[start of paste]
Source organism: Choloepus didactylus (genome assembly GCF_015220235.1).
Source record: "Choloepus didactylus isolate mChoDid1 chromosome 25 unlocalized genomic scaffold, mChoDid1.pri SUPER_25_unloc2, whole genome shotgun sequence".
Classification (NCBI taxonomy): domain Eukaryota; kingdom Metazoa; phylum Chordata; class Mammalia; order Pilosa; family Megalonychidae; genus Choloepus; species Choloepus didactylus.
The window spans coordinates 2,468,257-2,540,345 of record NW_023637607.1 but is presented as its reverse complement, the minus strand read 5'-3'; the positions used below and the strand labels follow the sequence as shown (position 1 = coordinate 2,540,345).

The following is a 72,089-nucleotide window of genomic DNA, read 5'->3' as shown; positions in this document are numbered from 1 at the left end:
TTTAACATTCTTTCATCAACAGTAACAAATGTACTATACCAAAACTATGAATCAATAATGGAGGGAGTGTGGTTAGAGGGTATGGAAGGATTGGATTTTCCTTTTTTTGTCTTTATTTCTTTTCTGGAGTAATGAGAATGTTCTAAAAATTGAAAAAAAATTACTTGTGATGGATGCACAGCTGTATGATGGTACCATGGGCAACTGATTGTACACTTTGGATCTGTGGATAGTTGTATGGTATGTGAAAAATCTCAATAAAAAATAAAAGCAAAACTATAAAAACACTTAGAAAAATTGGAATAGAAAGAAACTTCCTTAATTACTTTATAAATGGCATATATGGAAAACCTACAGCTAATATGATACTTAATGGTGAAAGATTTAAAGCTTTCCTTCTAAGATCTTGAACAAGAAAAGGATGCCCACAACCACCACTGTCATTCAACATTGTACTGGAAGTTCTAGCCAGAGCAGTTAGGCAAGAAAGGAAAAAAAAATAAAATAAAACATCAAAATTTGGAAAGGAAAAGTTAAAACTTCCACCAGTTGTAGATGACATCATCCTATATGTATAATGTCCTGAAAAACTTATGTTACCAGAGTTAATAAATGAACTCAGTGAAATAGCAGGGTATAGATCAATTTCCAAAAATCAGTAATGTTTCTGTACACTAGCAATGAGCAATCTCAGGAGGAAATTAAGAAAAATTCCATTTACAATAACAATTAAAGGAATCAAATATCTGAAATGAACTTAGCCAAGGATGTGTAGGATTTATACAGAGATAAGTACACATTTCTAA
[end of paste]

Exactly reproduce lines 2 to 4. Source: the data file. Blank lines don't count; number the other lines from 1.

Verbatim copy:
Source record: "Choloepus didactylus isolate mChoDid1 chromosome 25 unlocalized genomic scaffold, mChoDid1.pri SUPER_25_unloc2, whole genome shotgun sequence".
Classification (NCBI taxonomy): domain Eukaryota; kingdom Metazoa; phylum Chordata; class Mammalia; order Pilosa; family Megalonychidae; genus Choloepus; species Choloepus didactylus.
The window spans coordinates 2,468,257-2,540,345 of record NW_023637607.1 but is presented as its reverse complement, the minus strand read 5'-3'; the positions used below and the strand labels follow the sequence as shown (position 1 = coordinate 2,540,345).